I’ve learned over the years that Firefighters and Racecar drivers are a superstitious lot… I’ve got a pair of “lucky socks” that I wear on nearly every call..it would gross you out to know more about the socks so this story isn’t about them…… it’s about my “lucky sweats” … In case you don’t know that big bulky gear that you see firefighters wearing on calls is called bunker gear or turnout gear… bunks for short…. But this story begins long before I became a firefighter 12 years ago…. It begins in 1990. I was in the Navy, Stationed at a remote outpost in Northwestern Australia, a joint US and Aussie Naval communications station only about 300 people there 75% American/ 25% Australian Navy http://www.globalsecurity.org/military/facility/exmouth.htm … well as most of you know Old Saddam decided that year to invade his neighbors in Kuwait…. Well I put in what’s called a “request chit” requesting a transfer to the coalition forces, to work in communications vans in “ very Southern Turkey” ..I still have that “chit” around somewhere and I ended up getting an award for it, but again not part of the story… but the Executive Officer “respectfully” denied y request, stating that my services were critical to the mission and the possible war to come doing what I was doing there in BFE…or BFA really…. Well as much as I loved Australia and wanted to stay, I wanted more to serve more directly in the “War” of my generation… so in 1991 when the US really got involved I tried again and was successful!! I’d served my time in what I now consider to be paradise.. it was time to go to hell and being in my 20’s and fit as a fiddle, ( I’d been preparing for SEAL training with a buddy for the past year) I was heading where I thought I could do my best for the world…..I like to think that’s what I was thinking back then, but I was really just full of bravado and testosterone and wanted to stand up for the underdog (Kuwait) and kick some butt…. So off I went for some additional training and then deployment……. Training went great…. I was pumped and ready to go. A buddy and I drove up from our training in San Diego to Naval Station Bremerton, Washington to meet our transport… well crap…what do they say about the best laid plans?? Something happened to our way there…. Well shucks ( remember I was a Sailor so that wasn’t my really choice of words….) …I wanted to go to war… instead we ended up stuck in Bremerton working and assigned temporary duty to do general work around the place..which really translated to hurry up and wait….. I don’t remember how it all went down but we ended up going to Thailand then Guam trying to catch up to our unit… “Stuff happens” , I ended up getting onboard the USS Camden (AOE-2) which was a fast combat support ship.. the only “supply type” ship to go into combat… it carried ammunition, fuel and supplies and was outfitted with sea-sparrow missiles, phalanx (CIWS) defense system etc… and “ I can neither confirm nor deny the presence or absence of nuclear weapons aboard the USS Camden, it is not US Policy to routinely deploy nuclear weapons onboard our ships, aircraft or attack submarines”…..yeah I still remember that word for word…loose lips sink ships dontcha know…. So I’m onboard this mighty vessel of the US Navy. It was built on a Battleships Keel , so the same Keel as say the USS Arizona, or Missouri…the same engines… but weighing less with about half as many sailors onboard to man her. Or primary mission was to provide, in combat, underway replenishment better known to us as unrep and vert rep – vert being vertical, we carried an airborne contingent of helicopters, we delivered things like Jet fuel and weaponry food and supplies to the other ships in our battle group…. Yes we were a floating bomb and nice fat target… Her Nickname was “The Mighty Pachyderm of the Pacific” and when we were not in actual combat ( I remember this blaring so many times during 1991-1994 over the 1MC…General Quarters, General Quarters all hands man you’re your battle stations, up and forward to starboard, down and aft to port, set condition zebra throughout the ship, usually for drill but a few times for real….)….but when we weren’t in combat and we were doing unreps they would play the Henry Mancini song “Baby Elephant Walk ” to the point that you wanted to vomit anytime you ever heard that song…. To this day that song makes me sick lol…. But I still find myself whistling it ..if you’re not familiar with it, take a listen here… http://www.youtube.com/artist/Henry_Mancini?feature=watch_video_title ONLY cool thing about that song is that it was originally made in 1961 for the movie Hatari! With The Duke (John Wayne for you young-uns)….so I was Ok with it… you may be thinking “WOW Mike, you’ve really strayed off track here.. I started reading this story because you lured me in talking about firemen and stuff”….. well I’m getting there ….. so I’ll try and get to the point… I spent 3 years or so serving on that ship… I never did make it to “Southern Turkey” but did have some fun, and sadly we did lose some shipmates, I witnessed a terrible helicopter crash during a Vertrep where 4 of our shipmates were lost at sea, on our way home from the Gulf….we’d made it safely and were near the historic Wake Island, heading for Hawaii for an R&R stop on our way home when it happened….I was on the signal bridge, vertreps never got old… they were exciting.. but on that day in August of ’91 it was a tragic day.. here’s the “official report” On 15 August 1991 Four airmen from Helicopter Combat Support Squadron 11 (HC-11 “Gunbearers”) are missing and presumed dead after their helicopter crashed while resupplying ships in the Pacific Ocean near Wake Island, the Navy announced. The crewmen of the ill-fated CH-46 Sea Knight were identified as Lt. Eric W. Allison, 26, of Coronado; Lt. (j.g.) Kenneth D. Pickens, 24, of Clairemont; Airman William A. Jackson, 20, of San Diego, and Petty Officer 1st Class Johnny L. Caulder Jr., 28, of Spring Valley. The Sea Knight, operating from the fast combat support ship Camden, crashed Wednesday; search efforts were abandoned about 24 hours later, said Lt. Ken Ross, a spokesman for the U.S. Pacific Fleet. The cause of the accident, which occurred about 100 miles east of Wake Island, is under investigation, Ross said. Investigators will look at recorded radio transmissions from the helicopter and interview ship crewmen who witnessed the crash. Two ships were close by when the aircraft dropped into the water, he said. Two helicopters were immediately launched for an air search, and the ships in the area launched whaleboats to assist in the search. The missing airmen were members of Helicopter Combat Support Squadron 11 at North Island Naval Air Station, said Fred Wilson, a spokesman for the air station. The Camden was deployed to resupply the aircraft carrier Nimitz and its support ships, which were returning to the U.S. from duty in the Persian Gulf.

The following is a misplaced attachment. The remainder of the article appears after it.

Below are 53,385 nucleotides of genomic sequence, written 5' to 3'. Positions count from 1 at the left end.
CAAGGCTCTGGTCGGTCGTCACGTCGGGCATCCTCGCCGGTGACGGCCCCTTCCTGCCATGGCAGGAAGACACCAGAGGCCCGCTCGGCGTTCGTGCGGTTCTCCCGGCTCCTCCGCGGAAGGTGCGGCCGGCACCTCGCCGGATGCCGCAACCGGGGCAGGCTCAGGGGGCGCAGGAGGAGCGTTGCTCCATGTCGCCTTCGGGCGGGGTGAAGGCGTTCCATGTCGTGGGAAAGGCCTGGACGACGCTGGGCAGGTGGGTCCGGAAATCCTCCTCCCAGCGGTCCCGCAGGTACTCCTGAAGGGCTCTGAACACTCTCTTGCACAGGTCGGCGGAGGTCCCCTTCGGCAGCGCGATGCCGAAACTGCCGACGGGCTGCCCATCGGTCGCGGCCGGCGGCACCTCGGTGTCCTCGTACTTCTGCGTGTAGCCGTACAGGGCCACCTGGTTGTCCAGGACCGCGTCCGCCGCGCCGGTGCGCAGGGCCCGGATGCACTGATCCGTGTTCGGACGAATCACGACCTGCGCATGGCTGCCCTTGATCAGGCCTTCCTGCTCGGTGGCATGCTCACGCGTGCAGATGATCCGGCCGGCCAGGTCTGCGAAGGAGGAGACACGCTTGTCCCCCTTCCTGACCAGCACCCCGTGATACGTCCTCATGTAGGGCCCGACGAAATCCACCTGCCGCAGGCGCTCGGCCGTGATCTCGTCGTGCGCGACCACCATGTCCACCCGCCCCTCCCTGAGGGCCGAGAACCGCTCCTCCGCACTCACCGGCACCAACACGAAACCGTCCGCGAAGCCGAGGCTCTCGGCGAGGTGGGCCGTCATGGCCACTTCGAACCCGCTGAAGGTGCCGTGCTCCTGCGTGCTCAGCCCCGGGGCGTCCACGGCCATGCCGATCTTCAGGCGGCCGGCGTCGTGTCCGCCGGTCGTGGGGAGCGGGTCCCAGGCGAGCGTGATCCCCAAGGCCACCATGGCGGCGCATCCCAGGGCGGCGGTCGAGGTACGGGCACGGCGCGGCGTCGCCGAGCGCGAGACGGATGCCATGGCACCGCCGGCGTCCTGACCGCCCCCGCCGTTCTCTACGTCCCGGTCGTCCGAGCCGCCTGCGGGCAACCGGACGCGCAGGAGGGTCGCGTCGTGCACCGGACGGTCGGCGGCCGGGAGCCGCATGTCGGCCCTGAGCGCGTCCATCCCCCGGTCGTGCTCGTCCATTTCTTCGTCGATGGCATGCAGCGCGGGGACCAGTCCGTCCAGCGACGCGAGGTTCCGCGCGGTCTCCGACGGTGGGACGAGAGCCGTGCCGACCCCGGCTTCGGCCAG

Shipmates Lt. Eric W. Allison, Lt. (j.g.) Kenneth D. Pickens, Airman William A. Jackson, Petty Officer 1st Class Johnny L. Caulder Jr: